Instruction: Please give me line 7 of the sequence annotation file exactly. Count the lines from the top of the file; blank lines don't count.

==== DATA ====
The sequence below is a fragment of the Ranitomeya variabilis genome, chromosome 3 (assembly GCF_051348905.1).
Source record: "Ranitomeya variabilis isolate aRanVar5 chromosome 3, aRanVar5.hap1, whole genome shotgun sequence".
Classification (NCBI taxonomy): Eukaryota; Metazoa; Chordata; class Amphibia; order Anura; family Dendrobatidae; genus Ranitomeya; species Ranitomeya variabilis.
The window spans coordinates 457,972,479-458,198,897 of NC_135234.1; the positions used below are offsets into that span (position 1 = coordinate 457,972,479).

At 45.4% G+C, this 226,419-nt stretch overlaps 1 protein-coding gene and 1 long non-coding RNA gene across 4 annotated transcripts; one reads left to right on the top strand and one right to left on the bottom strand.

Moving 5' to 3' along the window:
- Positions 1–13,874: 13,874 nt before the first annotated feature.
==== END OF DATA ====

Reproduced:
- Positions 1–13,874: 13,874 nt before the first annotated feature.